Blogging about life in Minnesota, raising our six kids with Down syndrome while battling Breast Cancer.

Be the kind of woman that when your feet hit the floor in the morning the devil says, "Oh shit! She's up!"

Tuesday, October 05, 2010

Talking the talk

How do you talk about Down syndrome? In this world of politically correct oversensitivity, it seems every time you turn around there are new rules for what's ok to say, and what's not! How do you keep it all straight?

When you're talking about people who have disabilities, it's pretty easy. It's called "People first" language.


If you remember the person comes first, and not the disability, you're gonna be ok! When I talk about my child, she is just that...a child. Her disability, while it is a part of her, it does not define her. If I were to stand her in a group of her peers, you would not be able to pick her out. She is a person first, her disability is not the the first, or even the second or 3rd thing you see. (well, I guess this depends upon who you are, because I just don't see it anymore.)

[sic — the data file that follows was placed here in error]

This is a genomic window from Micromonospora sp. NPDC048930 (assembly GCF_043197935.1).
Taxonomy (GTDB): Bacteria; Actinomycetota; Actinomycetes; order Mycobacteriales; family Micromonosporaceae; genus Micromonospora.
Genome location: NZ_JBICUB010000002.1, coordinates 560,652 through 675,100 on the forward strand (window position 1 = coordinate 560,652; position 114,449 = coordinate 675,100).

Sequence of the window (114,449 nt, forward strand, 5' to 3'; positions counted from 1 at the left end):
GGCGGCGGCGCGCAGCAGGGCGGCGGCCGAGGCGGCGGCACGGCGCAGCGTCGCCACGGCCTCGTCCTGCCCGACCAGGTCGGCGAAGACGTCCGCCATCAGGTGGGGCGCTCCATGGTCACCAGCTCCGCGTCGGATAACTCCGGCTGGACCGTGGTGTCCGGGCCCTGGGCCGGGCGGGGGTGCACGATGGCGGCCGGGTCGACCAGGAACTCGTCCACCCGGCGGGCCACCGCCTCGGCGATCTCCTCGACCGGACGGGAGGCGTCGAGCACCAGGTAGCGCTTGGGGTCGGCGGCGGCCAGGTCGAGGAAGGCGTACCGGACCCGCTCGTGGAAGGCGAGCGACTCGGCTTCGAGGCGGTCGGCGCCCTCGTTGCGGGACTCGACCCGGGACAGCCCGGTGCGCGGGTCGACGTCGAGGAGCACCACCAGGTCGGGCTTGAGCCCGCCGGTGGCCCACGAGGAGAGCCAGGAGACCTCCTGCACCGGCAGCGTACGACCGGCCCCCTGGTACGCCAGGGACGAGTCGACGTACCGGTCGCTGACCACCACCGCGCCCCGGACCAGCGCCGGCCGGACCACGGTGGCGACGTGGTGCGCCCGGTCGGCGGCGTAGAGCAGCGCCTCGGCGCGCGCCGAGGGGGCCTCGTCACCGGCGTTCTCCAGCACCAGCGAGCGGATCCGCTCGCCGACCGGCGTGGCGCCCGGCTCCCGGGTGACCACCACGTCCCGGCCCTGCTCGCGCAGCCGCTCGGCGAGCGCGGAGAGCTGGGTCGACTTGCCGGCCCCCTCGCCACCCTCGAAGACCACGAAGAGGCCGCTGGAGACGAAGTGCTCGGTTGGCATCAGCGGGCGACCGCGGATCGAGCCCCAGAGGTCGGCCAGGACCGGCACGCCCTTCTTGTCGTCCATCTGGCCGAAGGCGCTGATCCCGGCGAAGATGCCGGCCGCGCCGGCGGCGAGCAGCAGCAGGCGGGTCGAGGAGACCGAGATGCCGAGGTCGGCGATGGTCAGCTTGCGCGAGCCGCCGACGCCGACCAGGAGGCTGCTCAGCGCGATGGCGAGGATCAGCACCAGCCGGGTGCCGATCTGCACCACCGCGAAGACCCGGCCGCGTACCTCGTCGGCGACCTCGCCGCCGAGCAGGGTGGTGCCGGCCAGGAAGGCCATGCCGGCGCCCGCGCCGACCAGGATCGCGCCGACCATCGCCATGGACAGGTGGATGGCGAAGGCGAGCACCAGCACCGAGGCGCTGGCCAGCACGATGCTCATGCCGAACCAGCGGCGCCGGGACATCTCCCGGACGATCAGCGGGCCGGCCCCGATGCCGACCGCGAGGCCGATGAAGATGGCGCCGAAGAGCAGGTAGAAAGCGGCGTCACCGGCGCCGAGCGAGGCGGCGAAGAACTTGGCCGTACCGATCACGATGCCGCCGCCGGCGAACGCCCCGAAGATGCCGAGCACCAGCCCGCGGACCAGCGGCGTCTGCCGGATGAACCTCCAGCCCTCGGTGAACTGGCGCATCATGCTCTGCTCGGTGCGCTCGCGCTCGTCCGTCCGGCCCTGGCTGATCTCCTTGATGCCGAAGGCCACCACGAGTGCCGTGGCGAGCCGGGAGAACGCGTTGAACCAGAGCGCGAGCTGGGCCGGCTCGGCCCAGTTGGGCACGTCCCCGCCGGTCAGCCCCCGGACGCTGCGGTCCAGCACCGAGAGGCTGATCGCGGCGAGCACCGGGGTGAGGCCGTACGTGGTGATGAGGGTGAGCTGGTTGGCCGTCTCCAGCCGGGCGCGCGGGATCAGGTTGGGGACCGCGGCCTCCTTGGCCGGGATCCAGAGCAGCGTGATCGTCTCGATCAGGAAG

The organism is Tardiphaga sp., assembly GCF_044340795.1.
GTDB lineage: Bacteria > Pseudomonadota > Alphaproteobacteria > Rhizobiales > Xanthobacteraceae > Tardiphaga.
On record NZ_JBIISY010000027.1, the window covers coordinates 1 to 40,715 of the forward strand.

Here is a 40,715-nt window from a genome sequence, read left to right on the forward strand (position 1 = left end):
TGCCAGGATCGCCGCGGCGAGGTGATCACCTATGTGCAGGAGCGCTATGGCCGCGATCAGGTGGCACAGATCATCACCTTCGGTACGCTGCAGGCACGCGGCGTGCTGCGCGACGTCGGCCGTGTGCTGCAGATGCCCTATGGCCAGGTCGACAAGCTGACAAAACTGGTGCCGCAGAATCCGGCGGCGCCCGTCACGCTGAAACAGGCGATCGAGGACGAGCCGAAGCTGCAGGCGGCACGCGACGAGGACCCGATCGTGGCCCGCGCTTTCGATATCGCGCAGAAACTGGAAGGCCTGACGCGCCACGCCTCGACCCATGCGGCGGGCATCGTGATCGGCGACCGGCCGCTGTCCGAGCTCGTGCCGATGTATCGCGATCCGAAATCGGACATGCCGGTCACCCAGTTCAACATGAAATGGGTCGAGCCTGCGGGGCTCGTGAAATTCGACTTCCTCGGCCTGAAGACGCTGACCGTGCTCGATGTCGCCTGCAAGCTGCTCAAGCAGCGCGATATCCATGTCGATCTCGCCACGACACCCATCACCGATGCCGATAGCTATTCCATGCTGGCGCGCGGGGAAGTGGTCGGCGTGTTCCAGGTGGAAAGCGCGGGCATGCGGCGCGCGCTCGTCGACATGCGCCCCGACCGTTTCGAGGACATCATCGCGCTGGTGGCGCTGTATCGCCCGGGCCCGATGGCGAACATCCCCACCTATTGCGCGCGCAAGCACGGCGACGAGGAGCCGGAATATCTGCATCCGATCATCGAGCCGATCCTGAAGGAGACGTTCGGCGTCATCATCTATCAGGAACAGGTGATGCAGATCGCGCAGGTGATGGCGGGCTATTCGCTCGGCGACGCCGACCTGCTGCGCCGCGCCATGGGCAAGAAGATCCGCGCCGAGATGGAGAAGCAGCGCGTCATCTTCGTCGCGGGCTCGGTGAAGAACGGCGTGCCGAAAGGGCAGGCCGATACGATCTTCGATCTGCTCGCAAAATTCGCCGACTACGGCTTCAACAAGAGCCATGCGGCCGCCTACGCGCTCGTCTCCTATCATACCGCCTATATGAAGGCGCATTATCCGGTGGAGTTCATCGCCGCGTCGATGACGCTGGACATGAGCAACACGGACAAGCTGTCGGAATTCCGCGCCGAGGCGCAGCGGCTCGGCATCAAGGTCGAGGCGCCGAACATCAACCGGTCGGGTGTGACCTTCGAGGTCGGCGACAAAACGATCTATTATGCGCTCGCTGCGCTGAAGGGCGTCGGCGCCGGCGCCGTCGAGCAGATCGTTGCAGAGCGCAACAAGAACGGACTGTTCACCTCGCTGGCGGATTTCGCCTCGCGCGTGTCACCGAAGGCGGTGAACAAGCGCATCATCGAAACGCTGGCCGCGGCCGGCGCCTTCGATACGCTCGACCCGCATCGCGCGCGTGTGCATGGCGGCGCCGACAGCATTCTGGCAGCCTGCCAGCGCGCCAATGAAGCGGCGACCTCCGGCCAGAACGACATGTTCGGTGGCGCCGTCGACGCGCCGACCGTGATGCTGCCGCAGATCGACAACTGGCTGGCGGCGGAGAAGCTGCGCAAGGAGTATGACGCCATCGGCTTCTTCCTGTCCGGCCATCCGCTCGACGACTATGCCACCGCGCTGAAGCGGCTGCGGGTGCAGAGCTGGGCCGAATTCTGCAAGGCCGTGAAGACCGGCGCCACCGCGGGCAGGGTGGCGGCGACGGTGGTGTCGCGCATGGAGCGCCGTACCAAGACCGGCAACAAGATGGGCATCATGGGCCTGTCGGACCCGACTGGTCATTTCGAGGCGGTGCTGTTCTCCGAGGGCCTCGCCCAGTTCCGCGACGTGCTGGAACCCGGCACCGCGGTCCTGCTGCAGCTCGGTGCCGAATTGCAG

Here are some common comments, and their "people first" counterparts.

"I have a Down syndrome child who is 14."
"I have a child with Down syndrome who is 14."

"My sister has a Downs baby! He is so cute!"
"My sister has a baby with Down syndrome! He is so cute!"

"I hear you're adopting a Down syndrome child. Where are you adopting from?"
"I hear you're adopting a child with Down syndrome. Where are you adopting from?"

"I teach special education and have lots of Down syndrome students in my classroom."
"I teach special education and have lots of students who have Down syndrome in my classroom."

"Disabled students should have the same rights in school as all other students!"
"Students who have disabilities should have the same rights in school as all other students!"

"Downs kids are so sweet and loving!"
"Kids who have Down syndrome have the same range of emotions as everyone else."

1 comment:

Tamara said...

It's so easy ... :-)